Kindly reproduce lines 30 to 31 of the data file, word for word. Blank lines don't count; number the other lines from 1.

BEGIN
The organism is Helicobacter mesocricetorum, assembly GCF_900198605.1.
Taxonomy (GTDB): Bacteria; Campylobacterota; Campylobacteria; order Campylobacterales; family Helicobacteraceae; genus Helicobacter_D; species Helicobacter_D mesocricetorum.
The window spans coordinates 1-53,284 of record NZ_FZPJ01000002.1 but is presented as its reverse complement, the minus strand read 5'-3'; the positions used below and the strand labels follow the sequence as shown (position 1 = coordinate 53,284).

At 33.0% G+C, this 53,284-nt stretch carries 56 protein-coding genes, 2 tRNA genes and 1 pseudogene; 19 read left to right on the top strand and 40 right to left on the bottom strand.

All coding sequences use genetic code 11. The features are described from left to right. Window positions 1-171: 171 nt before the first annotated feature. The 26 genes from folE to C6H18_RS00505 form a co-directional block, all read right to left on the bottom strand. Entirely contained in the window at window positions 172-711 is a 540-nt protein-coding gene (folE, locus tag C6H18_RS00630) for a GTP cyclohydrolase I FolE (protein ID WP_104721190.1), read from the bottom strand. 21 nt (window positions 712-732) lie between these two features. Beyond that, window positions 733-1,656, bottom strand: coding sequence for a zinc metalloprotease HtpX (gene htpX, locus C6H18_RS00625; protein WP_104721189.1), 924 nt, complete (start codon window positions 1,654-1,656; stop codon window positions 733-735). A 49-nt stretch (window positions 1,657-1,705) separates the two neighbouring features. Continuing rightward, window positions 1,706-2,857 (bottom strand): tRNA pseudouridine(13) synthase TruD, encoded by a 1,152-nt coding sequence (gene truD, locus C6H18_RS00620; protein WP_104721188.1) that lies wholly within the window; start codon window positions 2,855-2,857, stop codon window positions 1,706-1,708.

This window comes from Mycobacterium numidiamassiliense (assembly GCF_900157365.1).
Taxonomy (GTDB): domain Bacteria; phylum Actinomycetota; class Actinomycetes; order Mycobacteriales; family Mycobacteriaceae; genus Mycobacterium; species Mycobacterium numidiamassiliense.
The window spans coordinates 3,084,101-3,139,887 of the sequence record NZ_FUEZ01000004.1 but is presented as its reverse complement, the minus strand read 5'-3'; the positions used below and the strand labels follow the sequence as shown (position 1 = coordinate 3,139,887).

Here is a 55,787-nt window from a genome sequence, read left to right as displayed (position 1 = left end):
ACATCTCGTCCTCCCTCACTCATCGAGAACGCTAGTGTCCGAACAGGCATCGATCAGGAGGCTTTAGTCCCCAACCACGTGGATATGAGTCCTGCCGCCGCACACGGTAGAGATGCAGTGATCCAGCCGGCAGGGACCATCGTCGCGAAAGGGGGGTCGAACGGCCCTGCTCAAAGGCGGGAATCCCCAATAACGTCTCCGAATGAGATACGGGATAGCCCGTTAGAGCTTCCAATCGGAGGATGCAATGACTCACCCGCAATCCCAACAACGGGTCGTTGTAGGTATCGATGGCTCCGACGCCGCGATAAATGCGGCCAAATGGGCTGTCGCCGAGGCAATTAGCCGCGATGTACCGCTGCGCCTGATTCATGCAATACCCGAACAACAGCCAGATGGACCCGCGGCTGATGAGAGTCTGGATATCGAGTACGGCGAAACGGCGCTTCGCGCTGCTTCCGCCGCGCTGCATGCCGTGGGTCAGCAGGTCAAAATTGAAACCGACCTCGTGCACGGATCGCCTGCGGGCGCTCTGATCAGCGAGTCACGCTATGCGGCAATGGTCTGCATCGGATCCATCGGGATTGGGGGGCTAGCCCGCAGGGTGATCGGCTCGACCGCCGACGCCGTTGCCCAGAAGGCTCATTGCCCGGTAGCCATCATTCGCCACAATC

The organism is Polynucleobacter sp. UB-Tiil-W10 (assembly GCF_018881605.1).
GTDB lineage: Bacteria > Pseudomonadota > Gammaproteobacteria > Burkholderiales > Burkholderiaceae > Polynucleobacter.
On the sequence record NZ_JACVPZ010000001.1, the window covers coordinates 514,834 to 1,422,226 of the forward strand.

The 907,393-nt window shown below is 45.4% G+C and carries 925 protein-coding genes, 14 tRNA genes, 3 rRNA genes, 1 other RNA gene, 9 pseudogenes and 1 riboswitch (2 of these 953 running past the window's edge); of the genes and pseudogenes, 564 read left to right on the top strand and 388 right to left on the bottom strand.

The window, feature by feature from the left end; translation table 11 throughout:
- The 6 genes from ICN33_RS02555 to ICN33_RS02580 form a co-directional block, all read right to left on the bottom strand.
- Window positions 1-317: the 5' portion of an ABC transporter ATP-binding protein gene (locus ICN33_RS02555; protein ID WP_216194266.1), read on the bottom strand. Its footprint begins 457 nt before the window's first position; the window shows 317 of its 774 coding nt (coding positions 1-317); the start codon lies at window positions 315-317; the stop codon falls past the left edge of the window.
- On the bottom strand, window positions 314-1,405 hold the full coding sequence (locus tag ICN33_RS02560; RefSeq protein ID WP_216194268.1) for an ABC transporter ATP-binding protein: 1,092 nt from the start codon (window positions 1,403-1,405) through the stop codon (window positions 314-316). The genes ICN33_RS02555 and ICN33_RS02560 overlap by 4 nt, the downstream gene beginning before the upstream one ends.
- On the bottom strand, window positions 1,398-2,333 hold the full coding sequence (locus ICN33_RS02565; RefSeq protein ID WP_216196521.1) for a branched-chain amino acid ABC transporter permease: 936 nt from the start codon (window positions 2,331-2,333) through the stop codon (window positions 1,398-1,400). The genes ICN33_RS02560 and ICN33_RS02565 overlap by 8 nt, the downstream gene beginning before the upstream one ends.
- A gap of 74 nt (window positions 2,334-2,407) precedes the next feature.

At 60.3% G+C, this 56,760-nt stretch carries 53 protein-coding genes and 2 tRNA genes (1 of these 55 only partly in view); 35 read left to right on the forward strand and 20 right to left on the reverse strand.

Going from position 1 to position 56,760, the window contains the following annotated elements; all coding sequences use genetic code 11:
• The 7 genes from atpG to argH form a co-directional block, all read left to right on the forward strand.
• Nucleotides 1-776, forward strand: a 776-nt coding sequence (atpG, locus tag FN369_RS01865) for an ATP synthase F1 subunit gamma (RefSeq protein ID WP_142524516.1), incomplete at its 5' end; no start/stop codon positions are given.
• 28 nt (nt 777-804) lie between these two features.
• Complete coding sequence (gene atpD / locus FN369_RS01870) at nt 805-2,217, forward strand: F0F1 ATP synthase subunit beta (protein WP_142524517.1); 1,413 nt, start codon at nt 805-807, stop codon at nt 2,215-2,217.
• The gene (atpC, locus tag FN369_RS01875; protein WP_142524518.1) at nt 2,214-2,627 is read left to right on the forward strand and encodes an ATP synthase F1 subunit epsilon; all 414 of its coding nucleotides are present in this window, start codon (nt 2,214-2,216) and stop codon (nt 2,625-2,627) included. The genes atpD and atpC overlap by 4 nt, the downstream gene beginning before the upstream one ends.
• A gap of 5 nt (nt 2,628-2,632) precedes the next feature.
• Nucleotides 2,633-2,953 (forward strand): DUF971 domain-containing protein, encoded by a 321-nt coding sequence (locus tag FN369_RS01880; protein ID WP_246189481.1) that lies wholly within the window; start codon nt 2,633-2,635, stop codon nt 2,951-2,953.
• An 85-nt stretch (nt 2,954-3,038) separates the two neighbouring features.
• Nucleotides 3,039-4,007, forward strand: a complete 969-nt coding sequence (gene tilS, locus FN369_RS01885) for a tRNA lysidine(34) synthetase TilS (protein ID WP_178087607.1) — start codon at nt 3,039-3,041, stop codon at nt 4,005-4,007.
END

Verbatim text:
• An 85-nt stretch (nt 2,954-3,038) separates the two neighbouring features.
• Nucleotides 3,039-4,007, forward strand: a complete 969-nt coding sequence (gene tilS, locus FN369_RS01885) for a tRNA lysidine(34) synthetase TilS (protein ID WP_178087607.1) — start codon at nt 3,039-3,041, stop codon at nt 4,005-4,007.